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Massage therapy is nothing new. In fact, it’s thought to date back as far as 3,000 BC in India. For thousands of years, massage has been used throughout the world to promote relaxation and cure illnesses. But in the US, it was often still considered a luxury or indulgence. Fortunately, over the past few decades, the American medical community has become increasingly aware of the benefits of therapeutic massage to alleviate and reduce the symptoms of any number of medical concerns.

Medical massage, also known as therapeutic massage, administered by a licensed massage therapist, focuses on your body’s soft tissue — the muscles, tendons, and ligaments that support your body’s healthy function. US healthcare providers are discovering the effectiveness of massage therapy and recommending it to their patients even, as clinical trials show how well injuries and diseases respond to targeted massage techniques. Your general practitioner, chiropractor, or physical therapist may have recommended medical massage to complement therapies they’re already using to treat an area of your body — and for a good reason.

Medical massage can ease discomfort and pain and help you find relief from chronic (long-term) or acute (more recent) conditions, including:

Repetitive stress injuries such as carpal tunnel syndrome

Migraines or cluster, tension, or sinus headaches

Strains, sprains, and whiplash

Joint and muscle disorder

Low back or radiating pain

Frozen shoulder


Cancer-related fatigue

Osteoarthritis of the knee

Post-operative pain and scarring

Alcohol withdrawal

Sluggish immune system

High blood pressure


A licensed massage therapist can coordinate with your doctor to tailor the massage to your needs and target affected areas. Open communication is key. The more information you provide your therapist, the better able they’ll be to help you. Explain what your concerns are and what other treatment you’ve received. Inquire about how much experience a particular therapist has with your specific condition. If not much, consider looking for someone well-versed in your situation.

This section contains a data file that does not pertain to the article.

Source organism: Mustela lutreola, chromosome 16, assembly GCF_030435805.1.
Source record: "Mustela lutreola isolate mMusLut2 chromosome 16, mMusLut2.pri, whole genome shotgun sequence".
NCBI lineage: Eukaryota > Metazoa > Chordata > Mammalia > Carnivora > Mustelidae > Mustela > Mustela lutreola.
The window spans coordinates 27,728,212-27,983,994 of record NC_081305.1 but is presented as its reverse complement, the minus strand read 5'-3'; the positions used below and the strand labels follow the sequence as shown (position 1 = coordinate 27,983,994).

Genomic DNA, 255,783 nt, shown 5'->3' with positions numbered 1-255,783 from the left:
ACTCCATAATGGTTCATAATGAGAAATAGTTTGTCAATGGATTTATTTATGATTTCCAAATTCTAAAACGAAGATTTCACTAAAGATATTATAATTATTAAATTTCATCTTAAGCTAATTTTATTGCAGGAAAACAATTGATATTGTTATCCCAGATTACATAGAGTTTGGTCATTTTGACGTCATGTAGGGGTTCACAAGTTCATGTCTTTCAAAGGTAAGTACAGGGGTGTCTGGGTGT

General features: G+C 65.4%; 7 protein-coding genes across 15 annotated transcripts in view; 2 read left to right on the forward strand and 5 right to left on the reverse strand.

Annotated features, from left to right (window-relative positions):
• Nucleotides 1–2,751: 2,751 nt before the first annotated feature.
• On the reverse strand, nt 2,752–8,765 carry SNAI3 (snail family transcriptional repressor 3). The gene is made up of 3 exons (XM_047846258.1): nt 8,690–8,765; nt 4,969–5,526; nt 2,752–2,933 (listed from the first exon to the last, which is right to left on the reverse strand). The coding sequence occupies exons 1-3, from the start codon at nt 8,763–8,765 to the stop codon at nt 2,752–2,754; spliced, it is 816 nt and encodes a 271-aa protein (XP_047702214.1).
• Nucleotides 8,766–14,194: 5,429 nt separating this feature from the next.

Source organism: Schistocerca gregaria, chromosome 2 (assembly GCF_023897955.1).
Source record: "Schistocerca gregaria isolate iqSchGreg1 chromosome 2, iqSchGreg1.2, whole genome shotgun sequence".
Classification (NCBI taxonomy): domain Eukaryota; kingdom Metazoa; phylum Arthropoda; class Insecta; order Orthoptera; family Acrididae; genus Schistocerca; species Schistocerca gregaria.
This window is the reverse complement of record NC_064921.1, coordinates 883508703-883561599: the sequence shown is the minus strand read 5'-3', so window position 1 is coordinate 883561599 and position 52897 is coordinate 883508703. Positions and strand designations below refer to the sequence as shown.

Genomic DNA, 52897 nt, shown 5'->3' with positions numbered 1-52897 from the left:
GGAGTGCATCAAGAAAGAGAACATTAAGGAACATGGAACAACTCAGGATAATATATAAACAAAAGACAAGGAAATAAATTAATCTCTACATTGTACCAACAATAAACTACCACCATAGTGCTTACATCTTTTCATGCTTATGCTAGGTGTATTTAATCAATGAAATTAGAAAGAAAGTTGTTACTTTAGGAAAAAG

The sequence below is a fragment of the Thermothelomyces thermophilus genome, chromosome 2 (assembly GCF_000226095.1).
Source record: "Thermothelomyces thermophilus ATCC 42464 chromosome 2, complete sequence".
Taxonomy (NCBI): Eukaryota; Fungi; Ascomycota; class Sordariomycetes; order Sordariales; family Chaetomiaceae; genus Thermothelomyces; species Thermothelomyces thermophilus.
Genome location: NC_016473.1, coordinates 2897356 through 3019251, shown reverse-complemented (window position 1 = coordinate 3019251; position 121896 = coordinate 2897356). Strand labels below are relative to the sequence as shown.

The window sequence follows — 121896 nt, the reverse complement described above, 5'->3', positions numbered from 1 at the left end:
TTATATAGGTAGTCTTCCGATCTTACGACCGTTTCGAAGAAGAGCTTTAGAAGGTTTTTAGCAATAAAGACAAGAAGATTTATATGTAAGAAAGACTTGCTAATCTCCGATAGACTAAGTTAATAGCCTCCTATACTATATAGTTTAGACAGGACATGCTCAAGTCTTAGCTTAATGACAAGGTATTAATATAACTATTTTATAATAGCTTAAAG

Your medical massage therapist may create a mood with low lighting and calming music, similar to a spa. But rather than an all-over massage, expect them to spend most of your treatment session focusing on your area of concern (although they may also work on surrounding or supporting areas). The massage work may feel deeper than a spa massage, and you may experience more tissue tenderness afterward. Don’t be afraid to let your therapist know if the pressure is too deep or uncomfortable.

Your therapist may also incorporate stretching into your session and, depending on their training and your needs, may use deep-tissue massage, myofascial release, trigger-point work, movement therapies, or passive-resistive stretching techniques. They may also do “spot work” in conjunction with your chiropractor or physical therapy treatment, where they come in and target an area for 15 or so minutes during your regular treatment.

When used in conjunction with your other treatment, medical massage can help decrease pain and increase your range of motion, make it easier to move and function more normally, and help you heal faster from a variety of medical concerns.


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